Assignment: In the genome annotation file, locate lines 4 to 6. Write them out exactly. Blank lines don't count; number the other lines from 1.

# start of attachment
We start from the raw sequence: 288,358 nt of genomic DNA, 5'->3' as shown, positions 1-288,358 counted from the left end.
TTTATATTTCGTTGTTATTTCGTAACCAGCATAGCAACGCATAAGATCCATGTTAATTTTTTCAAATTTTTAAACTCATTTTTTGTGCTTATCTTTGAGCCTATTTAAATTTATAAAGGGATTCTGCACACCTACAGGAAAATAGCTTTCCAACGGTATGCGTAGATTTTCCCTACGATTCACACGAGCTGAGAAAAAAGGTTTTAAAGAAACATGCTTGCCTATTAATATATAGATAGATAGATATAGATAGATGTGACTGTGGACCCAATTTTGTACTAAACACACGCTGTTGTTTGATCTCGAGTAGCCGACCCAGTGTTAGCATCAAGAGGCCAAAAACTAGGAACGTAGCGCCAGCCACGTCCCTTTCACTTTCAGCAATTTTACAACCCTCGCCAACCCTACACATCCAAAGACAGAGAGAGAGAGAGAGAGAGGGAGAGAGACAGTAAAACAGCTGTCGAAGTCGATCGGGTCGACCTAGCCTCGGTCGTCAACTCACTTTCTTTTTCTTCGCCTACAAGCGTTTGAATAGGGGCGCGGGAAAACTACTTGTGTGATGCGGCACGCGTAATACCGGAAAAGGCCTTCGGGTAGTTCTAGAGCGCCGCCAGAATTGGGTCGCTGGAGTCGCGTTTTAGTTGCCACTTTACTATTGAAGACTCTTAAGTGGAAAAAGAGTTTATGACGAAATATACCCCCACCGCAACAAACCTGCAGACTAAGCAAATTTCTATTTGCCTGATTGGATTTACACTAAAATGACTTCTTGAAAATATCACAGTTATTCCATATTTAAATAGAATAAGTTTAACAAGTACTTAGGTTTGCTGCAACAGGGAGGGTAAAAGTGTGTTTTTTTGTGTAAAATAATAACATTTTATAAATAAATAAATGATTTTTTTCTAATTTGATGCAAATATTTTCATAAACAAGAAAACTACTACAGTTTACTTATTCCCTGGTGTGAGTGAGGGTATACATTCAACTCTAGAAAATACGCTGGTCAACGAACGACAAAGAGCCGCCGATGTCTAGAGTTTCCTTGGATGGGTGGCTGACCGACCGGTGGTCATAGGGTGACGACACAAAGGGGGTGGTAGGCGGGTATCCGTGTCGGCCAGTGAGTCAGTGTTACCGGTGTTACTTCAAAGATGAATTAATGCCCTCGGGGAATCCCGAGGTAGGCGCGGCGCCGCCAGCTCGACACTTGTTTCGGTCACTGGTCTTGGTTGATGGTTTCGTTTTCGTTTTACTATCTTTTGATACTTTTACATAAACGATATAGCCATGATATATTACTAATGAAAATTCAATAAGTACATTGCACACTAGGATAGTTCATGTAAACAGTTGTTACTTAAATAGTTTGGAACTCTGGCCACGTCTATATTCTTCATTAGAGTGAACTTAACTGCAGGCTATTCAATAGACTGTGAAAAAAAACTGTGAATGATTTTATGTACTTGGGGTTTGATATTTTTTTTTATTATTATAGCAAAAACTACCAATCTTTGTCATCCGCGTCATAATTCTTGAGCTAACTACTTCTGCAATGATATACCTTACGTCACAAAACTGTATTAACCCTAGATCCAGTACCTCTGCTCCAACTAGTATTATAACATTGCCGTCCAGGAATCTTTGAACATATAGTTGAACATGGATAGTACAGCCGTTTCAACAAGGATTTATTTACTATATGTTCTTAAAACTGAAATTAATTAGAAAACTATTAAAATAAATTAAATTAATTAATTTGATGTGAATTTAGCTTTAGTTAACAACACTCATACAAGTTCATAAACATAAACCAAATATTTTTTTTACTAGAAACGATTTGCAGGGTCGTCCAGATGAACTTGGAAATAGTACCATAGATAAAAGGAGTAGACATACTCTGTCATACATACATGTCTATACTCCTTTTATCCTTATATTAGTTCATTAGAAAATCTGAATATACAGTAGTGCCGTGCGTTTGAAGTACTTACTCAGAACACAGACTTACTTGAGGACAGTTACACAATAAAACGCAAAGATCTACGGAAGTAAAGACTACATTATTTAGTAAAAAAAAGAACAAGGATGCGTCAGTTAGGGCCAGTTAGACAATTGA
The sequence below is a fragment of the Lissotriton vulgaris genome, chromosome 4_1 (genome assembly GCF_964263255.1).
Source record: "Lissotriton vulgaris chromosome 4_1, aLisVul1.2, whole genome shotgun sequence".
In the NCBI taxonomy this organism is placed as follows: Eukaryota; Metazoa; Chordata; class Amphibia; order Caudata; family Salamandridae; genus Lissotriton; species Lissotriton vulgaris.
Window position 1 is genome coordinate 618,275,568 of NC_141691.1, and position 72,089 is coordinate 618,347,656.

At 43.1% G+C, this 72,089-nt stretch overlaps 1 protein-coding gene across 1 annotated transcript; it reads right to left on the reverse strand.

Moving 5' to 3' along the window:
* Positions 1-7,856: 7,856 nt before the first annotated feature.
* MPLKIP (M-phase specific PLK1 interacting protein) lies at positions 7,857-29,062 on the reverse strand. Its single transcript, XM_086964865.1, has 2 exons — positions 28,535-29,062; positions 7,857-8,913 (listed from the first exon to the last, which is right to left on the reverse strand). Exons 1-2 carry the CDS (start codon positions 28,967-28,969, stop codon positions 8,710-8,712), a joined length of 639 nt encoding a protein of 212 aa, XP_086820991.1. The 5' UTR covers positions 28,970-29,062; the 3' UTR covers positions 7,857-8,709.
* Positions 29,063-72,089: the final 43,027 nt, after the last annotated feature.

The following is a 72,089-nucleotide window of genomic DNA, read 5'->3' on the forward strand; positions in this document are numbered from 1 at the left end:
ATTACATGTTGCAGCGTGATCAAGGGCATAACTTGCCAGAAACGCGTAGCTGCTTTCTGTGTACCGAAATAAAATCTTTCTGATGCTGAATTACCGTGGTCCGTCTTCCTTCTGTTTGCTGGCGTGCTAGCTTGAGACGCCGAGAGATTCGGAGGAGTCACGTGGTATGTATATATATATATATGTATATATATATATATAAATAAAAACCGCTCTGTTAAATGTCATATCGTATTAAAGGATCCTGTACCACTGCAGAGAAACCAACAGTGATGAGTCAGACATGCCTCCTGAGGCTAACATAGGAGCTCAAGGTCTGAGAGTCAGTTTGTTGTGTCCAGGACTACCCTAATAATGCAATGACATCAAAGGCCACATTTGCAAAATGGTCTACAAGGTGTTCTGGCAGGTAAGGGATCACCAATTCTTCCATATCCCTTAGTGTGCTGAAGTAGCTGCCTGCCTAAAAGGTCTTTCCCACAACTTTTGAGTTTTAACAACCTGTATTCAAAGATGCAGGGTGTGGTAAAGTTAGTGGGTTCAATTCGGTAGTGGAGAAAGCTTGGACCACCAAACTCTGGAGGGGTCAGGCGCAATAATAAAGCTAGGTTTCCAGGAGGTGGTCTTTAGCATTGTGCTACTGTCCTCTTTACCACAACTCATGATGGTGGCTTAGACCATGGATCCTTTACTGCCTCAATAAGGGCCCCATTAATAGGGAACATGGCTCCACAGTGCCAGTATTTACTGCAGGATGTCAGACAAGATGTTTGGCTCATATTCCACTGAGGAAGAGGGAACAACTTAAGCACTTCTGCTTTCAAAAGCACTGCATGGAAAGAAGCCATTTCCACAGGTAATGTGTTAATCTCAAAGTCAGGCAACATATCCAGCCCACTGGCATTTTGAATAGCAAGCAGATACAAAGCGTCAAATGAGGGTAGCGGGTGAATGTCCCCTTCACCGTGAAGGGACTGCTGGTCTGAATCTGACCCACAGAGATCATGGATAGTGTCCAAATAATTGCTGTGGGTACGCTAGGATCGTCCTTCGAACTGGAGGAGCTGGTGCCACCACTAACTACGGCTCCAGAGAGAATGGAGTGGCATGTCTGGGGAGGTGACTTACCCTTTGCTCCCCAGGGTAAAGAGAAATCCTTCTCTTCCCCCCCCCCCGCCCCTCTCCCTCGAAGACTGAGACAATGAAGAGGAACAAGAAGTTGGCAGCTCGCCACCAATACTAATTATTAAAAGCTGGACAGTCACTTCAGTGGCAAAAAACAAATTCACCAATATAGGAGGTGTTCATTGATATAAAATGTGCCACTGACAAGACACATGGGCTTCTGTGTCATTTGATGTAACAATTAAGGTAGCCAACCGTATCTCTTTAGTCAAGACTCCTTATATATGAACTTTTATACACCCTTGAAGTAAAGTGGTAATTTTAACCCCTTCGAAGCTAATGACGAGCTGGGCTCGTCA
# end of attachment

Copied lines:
Source record: "Lissotriton vulgaris chromosome 4_1, aLisVul1.2, whole genome shotgun sequence".
In the NCBI taxonomy this organism is placed as follows: Eukaryota; Metazoa; Chordata; class Amphibia; order Caudata; family Salamandridae; genus Lissotriton; species Lissotriton vulgaris.
Window position 1 is genome coordinate 618,275,568 of NC_141691.1, and position 72,089 is coordinate 618,347,656.